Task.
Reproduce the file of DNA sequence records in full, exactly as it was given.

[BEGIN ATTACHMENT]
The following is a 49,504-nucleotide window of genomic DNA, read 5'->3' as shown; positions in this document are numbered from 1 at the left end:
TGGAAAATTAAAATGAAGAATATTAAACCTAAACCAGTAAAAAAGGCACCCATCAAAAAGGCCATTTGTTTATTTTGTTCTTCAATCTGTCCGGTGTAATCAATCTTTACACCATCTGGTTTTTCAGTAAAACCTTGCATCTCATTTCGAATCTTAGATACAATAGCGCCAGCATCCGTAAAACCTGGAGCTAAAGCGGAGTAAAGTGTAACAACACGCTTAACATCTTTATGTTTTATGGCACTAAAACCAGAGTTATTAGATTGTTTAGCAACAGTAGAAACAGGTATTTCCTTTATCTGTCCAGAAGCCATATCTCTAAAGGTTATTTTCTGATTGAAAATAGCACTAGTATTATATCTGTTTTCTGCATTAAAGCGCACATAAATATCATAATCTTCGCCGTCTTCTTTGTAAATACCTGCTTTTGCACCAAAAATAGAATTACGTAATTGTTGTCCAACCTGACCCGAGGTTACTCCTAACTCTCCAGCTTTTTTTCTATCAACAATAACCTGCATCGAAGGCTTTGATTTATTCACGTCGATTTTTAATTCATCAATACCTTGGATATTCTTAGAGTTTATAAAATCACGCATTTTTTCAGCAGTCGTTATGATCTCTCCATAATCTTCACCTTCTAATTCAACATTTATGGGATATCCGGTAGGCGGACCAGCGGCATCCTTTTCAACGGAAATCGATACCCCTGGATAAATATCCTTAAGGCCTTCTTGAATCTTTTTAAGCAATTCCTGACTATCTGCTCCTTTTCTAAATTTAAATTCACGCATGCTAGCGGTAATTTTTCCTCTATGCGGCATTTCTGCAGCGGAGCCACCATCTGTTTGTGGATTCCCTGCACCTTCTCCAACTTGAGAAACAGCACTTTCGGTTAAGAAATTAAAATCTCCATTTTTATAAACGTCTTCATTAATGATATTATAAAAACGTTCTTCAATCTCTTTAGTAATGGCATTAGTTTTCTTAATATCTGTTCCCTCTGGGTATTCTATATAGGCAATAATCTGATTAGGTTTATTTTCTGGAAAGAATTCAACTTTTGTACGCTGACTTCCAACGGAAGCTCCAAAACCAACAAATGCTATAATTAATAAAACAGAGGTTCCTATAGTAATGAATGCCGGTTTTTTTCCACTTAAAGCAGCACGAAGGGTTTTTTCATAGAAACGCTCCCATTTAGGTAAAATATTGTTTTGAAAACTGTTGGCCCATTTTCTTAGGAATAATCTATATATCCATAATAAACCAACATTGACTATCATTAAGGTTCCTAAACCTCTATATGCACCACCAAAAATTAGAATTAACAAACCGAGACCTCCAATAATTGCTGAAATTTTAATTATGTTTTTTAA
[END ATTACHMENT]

The following is a 49,504-nucleotide window of genomic DNA, read 5'->3' as shown; positions in this document are numbered from 1 at the left end:
TGGAAAATTAAAATGAAGAATATTAAACCTAAACCAGTAAAAAAGGCACCCATCAAAAAGGCCATTTGTTTATTTTGTTCTTCAATCTGTCCGGTGTAATCAATCTTTACACCATCTGGTTTTTCAGTAAAACCTTGCATCTCATTTCGAATCTTAGATACAATAGCGCCAGCATCCGTAAAACCTGGAGCTAAAGCGGAGTAAAGTGTAACAACACGCTTAACATCTTTATGTTTTATGGCACTAAAACCAGAGTTATTAGATTGTTTAGCAACAGTAGAAACAGGTATTTCCTTTATCTGTCCAGAAGCCATATCTCTAAAGGTTATTTTCTGATTGAAAATAGCACTAGTATTATATCTGTTTTCTGCATTAAAGCGCACATAAATATCATAATCTTCGCCGTCTTCTTTGTAAATACCTGCTTTTGCACCAAAAATAGAATTACGTAATTGTTGTCCAACCTGACCCGAGGTTACTCCTAACTCTCCAGCTTTTTTTCTATCAACAATAACCTGCATCGAAGGCTTTGATTTATTCACGTCGATTTTTAATTCATCAATACCTTGGATATTCTTAGAGTTTATAAAATCACGCATTTTTTCAGCAGTCGTTATGATCTCTCCATAATCTTCACCTTCTAATTCAACATTTATGGGATATCCGGTAGGCGGACCAGCGGCATCCTTTTCAACGGAAATCGATACCCCTGGATAAATATCCTTAAGGCCTTCTTGAATCTTTTTAAGCAATTCCTGACTATCTGCTCCTTTTCTAAATTTAAATTCACGCATGCTAGCGGTAATTTTTCCTCTATGCGGCATTTCTGCAGCGGAGCCACCATCTGTTTGTGGATTCCCTGCACCTTCTCCAACTTGAGAAACAGCACTTTCGGTTAAGAAATTAAAATCTCCATTTTTATAAACGTCTTCATTAATGATATTATAAAAACGTTCTTCAATCTCTTTAGTAATGGCATTAGTTTTCTTAATATCTGTTCCCTCTGGGTATTCTATATAGGCAATAATCTGATTAGGTTTATTTTCTGGAAAGAATTCAACTTTTGTACGCTGACTTCCAACGGAAGCTCCAAAACCAACAAATGCTATAATTAATAAAACAGAGGTTCCTATAGTAATGAATGCCGGTTTTTTTCCACTTAAAGCAGCACGAAGGGTTTTTTCATAGAAACGCTCCCATTTAGGTAAAATATTGTTTTGAAAACTGTTGGCCCATTTTCTTAGGAATAATCTATATATCCATAATAAACCAACATTGACTATCATTAAGGTTCCTAAACCTCTATATGCACCACCAAAAATTAGAATTAACAAACCGAGACCTCCAATAATTGCTGAAATTTTAATTATGTTTTTTAA